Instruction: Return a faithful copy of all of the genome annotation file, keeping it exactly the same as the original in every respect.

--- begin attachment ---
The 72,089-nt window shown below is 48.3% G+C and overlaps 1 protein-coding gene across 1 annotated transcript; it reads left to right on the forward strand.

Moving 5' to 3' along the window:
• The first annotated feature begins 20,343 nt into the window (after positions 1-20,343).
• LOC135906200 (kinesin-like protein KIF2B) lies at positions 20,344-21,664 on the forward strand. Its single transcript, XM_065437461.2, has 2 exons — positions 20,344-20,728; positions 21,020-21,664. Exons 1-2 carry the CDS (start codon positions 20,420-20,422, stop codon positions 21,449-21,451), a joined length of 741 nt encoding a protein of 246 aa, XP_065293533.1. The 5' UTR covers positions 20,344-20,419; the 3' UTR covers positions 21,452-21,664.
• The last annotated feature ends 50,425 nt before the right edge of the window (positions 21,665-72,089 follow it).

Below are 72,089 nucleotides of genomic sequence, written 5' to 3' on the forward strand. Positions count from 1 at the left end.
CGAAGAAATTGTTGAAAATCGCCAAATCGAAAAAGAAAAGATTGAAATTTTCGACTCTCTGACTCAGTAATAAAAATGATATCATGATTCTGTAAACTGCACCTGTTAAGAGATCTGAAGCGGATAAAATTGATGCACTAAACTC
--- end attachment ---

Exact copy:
The 72,089-nt window shown below is 48.3% G+C and overlaps 1 protein-coding gene across 1 annotated transcript; it reads left to right on the forward strand.

Moving 5' to 3' along the window:
• The first annotated feature begins 20,343 nt into the window (after positions 1-20,343).
• LOC135906200 (kinesin-like protein KIF2B) lies at positions 20,344-21,664 on the forward strand. Its single transcript, XM_065437461.2, has 2 exons — positions 20,344-20,728; positions 21,020-21,664. Exons 1-2 carry the CDS (start codon positions 20,420-20,422, stop codon positions 21,449-21,451), a joined length of 741 nt encoding a protein of 246 aa, XP_065293533.1. The 5' UTR covers positions 20,344-20,419; the 3' UTR covers positions 21,452-21,664.
• The last annotated feature ends 50,425 nt before the right edge of the window (positions 21,665-72,089 follow it).

Below are 72,089 nucleotides of genomic sequence, written 5' to 3' on the forward strand. Positions count from 1 at the left end.
CGAAGAAATTGTTGAAAATCGCCAAATCGAAAAAGAAAAGATTGAAATTTTCGACTCTCTGACTCAGTAATAAAAATGATATCATGATTCTGTAAACTGCACCTGTTAAGAGATCTGAAGCGGATAAAATTGATGCACTAAACTC